In recognition of the importance of providing assistance to victims of chemical weapons, the OPCW has developed this guidebook for medical practitioners who care for the victims of chemical warfare.
Provides medical practitioners with an appreciation of the history of the development and use of chemical weapons, the types of chemicals which have been used as chemical weapons and a brief summary of the efforts of the international community to prohibit the use of such chemicals.
Deals with the general considerations in management of chemical casualties, and provides an overview of basic concepts that should be considered by medical personnel involved in the management of a chemical weapon incident.
Chapters 3 to 8
Deal with the medical management of casualties caused by: Vesicants (blister agents); nerve agents; lung-damaging (choking) agents; blood agents; riot control agents (sensory irritants); and toxins (in particular ricin plant toxin and saxitoxin marine toxin), respectively. Issues covered for each class of chemical warfare agents include their mechanism of toxicity, signs and symptoms occurring after an acute exposure, clinical management and treatment. Where applicable, attention is also drawn to the possible occurrence of long term effects caused by exposure to the various classes of chemical warfare agents.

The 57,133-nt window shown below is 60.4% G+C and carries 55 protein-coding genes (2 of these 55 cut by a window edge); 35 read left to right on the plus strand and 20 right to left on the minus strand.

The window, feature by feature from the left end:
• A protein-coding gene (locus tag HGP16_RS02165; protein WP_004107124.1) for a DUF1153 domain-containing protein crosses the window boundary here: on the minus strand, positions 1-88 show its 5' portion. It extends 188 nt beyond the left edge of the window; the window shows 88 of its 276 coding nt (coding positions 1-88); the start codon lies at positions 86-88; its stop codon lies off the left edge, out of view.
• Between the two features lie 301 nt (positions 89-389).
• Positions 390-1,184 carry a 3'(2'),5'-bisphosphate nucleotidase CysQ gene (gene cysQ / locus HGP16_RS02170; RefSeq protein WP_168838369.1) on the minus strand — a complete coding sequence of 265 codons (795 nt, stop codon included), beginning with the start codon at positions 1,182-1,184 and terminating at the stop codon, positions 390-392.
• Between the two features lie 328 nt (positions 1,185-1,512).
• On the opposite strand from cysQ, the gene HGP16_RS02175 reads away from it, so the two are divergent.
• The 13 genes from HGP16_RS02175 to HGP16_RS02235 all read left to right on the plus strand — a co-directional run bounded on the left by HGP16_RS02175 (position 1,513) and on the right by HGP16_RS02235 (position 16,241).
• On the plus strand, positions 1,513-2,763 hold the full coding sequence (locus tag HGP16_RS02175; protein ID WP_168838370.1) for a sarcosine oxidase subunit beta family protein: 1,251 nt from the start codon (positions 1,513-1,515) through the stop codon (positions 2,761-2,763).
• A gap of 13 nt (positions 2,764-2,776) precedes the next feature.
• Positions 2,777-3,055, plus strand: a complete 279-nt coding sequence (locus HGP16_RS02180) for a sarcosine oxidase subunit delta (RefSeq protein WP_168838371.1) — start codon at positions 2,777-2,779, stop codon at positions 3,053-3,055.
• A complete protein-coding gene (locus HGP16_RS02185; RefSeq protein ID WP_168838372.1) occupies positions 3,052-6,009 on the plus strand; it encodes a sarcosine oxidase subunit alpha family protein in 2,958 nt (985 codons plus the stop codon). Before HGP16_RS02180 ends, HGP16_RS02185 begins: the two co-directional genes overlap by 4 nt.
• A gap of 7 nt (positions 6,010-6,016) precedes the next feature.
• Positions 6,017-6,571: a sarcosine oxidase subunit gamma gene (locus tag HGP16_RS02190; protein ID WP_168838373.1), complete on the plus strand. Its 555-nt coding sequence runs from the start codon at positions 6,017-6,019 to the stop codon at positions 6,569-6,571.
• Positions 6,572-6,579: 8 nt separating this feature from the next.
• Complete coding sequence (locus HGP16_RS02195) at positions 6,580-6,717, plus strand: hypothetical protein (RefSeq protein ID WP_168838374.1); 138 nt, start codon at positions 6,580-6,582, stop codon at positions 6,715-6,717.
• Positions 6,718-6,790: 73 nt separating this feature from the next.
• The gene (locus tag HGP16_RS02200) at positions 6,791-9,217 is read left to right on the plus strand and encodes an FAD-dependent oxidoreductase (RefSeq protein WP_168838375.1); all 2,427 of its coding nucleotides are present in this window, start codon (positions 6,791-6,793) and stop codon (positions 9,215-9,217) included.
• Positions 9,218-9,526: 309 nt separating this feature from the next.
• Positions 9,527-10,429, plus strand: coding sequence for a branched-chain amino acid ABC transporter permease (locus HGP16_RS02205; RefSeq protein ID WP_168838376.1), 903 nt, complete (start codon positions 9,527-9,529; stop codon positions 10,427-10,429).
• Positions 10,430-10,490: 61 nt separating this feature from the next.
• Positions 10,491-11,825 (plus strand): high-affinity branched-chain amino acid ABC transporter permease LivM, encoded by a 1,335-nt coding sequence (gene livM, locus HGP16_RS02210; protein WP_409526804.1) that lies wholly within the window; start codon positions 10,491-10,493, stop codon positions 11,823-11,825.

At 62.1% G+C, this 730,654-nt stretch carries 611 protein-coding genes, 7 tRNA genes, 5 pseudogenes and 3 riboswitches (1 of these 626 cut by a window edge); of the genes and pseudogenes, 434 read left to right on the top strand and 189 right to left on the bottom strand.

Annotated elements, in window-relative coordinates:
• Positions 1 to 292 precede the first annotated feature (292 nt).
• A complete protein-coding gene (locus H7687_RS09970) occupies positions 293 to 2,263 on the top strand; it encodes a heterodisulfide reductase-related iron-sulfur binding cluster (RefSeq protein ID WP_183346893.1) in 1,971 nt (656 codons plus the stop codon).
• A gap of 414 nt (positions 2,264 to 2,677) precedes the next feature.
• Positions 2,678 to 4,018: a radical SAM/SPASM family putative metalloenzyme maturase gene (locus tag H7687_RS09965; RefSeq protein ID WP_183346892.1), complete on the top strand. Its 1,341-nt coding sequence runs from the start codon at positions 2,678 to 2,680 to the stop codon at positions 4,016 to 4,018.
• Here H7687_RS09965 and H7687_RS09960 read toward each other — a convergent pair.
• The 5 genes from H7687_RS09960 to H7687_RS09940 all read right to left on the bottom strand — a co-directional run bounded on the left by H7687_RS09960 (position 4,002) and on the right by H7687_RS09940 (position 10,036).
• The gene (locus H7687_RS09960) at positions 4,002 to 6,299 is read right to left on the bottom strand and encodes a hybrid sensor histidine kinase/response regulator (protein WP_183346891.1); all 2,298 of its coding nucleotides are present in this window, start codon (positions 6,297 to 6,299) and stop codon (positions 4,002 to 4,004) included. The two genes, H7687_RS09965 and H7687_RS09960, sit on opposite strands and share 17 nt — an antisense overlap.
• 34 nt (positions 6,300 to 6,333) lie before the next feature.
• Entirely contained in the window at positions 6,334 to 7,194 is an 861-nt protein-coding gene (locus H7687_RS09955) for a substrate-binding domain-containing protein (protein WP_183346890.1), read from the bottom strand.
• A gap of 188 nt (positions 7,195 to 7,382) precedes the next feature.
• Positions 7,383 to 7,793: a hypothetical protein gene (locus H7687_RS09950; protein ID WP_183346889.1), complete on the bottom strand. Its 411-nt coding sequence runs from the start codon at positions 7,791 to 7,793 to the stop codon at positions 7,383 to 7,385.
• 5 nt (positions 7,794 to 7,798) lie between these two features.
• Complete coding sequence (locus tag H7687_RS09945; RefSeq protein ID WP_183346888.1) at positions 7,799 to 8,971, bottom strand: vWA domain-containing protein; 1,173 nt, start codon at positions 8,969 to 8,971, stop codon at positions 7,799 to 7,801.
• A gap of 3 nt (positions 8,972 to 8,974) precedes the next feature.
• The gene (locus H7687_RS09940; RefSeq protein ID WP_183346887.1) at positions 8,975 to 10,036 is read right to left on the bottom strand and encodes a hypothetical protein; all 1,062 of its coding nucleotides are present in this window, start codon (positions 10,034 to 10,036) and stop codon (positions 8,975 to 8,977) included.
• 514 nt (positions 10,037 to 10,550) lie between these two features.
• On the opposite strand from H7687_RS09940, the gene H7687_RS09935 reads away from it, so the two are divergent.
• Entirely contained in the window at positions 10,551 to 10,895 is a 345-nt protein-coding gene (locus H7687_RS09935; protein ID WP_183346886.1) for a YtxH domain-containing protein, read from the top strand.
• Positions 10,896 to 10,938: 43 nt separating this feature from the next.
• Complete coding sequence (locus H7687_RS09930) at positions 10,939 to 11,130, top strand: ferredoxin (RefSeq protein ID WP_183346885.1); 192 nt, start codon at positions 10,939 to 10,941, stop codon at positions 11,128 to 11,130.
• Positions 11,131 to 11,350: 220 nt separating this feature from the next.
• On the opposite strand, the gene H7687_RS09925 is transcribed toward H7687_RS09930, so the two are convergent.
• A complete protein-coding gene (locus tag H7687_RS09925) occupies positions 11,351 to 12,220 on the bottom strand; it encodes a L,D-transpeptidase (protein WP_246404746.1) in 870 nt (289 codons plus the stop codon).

Provides a summary of the earlier chapters and concluding comments.
A number of annexes providing relevant background information on: the Chemical Weapons Convention; the classes of chemical warfare agents which have considered in this guidebook; preliminary information on some of the other toxic chemicals that could also be used as chemical warfare agents; a diagram to assist with the preliminary identification of which classes of chemical warfare agents a casualty may have been exposed to, based on the initial symptoms; and information on the long term consequences of exposure to various chemical warfare agents.
A list of abbreviations and a glossary of terms.